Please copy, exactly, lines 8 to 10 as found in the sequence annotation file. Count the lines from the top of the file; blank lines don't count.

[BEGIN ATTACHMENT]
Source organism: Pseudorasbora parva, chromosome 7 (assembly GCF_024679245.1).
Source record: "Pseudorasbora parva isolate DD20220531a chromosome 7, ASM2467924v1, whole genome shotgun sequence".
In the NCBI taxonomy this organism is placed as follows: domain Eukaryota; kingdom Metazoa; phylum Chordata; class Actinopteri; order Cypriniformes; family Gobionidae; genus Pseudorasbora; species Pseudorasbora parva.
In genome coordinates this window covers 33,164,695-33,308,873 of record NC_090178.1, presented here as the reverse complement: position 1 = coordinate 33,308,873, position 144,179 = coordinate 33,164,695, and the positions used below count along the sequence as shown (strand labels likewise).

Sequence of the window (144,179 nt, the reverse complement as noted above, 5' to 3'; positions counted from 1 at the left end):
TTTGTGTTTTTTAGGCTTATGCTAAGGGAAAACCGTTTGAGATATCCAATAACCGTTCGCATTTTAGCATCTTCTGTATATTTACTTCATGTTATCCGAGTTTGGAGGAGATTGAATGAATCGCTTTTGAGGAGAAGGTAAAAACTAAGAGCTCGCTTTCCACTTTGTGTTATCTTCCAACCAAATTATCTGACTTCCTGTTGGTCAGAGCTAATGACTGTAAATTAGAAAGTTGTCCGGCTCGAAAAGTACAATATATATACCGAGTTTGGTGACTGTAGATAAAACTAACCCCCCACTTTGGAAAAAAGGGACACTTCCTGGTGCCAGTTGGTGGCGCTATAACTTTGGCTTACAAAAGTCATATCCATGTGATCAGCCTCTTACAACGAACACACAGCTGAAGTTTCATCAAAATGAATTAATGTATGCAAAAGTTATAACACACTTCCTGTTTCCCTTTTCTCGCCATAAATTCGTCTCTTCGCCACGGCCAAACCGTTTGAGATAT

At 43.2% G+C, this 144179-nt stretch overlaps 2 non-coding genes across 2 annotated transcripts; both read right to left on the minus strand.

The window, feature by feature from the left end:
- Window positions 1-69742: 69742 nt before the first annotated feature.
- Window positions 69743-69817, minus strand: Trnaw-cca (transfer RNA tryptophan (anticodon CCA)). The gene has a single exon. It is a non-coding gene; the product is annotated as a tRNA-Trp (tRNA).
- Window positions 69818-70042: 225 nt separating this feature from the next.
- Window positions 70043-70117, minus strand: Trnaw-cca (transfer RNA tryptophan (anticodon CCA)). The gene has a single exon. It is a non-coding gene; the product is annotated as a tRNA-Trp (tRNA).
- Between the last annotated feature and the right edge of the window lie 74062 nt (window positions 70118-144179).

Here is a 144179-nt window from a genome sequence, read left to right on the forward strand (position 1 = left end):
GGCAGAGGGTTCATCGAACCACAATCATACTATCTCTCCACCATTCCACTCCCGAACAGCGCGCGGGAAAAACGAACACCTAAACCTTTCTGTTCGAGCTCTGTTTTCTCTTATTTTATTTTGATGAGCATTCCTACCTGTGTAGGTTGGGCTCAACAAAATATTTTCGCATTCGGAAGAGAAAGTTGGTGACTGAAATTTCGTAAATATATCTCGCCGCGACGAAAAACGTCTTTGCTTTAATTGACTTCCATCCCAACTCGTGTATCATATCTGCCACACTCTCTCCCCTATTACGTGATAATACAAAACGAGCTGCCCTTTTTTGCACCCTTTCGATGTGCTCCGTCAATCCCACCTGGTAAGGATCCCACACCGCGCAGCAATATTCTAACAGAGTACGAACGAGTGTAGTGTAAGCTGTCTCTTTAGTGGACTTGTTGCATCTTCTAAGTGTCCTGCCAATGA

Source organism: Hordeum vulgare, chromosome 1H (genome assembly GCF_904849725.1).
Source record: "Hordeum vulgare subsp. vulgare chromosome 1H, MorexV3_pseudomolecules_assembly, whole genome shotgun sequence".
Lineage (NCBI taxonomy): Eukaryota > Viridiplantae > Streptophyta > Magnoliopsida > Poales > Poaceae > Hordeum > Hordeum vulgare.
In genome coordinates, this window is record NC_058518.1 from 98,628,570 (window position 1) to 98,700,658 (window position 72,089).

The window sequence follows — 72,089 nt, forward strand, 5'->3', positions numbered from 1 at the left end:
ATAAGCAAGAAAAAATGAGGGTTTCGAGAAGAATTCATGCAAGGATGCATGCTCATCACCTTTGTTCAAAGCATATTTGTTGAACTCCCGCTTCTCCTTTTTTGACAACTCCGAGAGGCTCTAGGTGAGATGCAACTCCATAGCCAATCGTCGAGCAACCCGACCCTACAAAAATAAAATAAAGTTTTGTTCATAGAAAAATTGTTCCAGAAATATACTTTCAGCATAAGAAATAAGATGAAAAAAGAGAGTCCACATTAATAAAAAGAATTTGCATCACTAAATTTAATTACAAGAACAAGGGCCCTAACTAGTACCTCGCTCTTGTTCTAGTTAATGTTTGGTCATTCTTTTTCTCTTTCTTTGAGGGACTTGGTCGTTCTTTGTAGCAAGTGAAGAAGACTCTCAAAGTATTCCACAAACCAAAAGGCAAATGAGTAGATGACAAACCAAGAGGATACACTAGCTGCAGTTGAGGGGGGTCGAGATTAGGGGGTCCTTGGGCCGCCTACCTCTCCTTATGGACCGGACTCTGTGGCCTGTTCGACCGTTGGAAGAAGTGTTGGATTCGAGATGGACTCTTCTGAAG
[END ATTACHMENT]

The window, feature by feature from the left end:
- Window positions 1-69742: 69742 nt before the first annotated feature.
- Window positions 69743-69817, minus strand: Trnaw-cca (transfer RNA tryptophan (anticodon CCA)). The gene has a single exon. It is a non-coding gene; the product is annotated as a tRNA-Trp (tRNA).